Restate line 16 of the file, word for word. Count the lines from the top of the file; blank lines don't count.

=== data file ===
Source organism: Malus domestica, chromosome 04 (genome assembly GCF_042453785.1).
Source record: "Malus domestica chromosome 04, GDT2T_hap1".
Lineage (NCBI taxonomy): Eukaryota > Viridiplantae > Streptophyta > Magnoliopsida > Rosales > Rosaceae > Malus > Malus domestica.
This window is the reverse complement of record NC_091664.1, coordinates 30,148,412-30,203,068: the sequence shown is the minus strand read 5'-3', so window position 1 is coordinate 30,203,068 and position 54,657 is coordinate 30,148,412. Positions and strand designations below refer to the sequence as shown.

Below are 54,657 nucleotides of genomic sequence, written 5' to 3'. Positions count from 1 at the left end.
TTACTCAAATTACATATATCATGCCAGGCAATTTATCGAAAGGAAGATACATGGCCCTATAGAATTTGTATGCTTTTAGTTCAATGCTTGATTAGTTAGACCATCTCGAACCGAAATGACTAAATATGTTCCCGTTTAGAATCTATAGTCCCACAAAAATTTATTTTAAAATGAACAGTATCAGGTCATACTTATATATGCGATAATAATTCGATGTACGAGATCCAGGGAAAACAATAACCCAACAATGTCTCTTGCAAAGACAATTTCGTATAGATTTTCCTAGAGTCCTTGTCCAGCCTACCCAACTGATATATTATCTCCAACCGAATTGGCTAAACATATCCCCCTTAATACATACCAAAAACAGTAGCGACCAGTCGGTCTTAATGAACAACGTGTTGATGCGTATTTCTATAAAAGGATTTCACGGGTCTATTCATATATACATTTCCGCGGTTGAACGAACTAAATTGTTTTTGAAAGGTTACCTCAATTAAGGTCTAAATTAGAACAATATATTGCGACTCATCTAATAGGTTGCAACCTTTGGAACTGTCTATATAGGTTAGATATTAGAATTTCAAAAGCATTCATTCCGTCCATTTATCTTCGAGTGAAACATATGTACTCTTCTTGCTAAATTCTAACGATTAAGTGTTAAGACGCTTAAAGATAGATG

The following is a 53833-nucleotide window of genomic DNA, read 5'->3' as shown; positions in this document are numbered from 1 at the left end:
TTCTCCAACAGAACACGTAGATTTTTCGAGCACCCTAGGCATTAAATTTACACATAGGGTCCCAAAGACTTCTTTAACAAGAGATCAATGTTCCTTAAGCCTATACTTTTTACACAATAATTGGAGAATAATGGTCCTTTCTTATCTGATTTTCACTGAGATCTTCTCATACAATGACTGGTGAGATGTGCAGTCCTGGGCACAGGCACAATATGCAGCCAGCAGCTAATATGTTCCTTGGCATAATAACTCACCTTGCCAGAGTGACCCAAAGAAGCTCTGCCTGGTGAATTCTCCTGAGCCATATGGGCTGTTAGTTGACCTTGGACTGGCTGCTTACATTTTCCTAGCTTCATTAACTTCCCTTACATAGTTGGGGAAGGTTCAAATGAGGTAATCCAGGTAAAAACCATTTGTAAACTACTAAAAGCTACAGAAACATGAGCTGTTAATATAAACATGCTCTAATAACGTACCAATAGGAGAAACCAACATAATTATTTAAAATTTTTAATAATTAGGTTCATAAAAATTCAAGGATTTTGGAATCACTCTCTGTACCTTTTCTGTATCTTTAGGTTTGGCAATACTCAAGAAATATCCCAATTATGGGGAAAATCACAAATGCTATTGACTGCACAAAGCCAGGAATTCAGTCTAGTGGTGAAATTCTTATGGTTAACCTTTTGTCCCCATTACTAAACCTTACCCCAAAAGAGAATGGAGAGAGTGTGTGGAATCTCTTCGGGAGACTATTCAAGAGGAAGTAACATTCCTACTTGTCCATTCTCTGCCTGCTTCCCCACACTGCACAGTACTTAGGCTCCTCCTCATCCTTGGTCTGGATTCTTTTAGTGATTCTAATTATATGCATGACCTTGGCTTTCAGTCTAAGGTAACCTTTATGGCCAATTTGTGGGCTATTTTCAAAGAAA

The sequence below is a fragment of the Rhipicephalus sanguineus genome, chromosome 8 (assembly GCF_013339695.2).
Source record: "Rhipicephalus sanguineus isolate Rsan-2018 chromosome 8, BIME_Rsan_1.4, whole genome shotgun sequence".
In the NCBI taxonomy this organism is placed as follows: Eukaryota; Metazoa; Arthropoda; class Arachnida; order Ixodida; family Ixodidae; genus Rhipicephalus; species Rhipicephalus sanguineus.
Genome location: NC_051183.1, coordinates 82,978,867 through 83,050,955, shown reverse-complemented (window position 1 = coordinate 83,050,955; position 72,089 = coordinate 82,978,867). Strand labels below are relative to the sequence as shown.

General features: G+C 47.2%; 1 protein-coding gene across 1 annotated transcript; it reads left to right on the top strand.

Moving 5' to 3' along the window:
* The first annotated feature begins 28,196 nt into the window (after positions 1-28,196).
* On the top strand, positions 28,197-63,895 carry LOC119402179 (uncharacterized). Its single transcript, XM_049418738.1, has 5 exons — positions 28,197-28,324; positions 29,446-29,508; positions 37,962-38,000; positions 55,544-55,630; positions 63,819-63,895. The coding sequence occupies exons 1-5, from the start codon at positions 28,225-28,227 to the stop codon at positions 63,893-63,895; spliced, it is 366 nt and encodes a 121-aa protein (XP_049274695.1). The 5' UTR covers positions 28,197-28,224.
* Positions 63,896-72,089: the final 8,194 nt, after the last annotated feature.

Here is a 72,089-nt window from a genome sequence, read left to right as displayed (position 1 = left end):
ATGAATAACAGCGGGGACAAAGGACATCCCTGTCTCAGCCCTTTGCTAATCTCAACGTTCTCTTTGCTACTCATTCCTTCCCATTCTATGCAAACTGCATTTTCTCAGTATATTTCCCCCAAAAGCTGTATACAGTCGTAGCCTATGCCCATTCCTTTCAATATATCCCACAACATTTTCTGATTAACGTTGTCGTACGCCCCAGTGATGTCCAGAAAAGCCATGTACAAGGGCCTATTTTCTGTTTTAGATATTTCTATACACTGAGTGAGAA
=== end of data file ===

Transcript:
* On the top strand, positions 28,197-63,895 carry LOC119402179 (uncharacterized). Its single transcript, XM_049418738.1, has 5 exons — positions 28,197-28,324; positions 29,446-29,508; positions 37,962-38,000; positions 55,544-55,630; positions 63,819-63,895. The coding sequence occupies exons 1-5, from the start codon at positions 28,225-28,227 to the stop codon at positions 63,893-63,895; spliced, it is 366 nt and encodes a 121-aa protein (XP_049274695.1). The 5' UTR covers positions 28,197-28,224.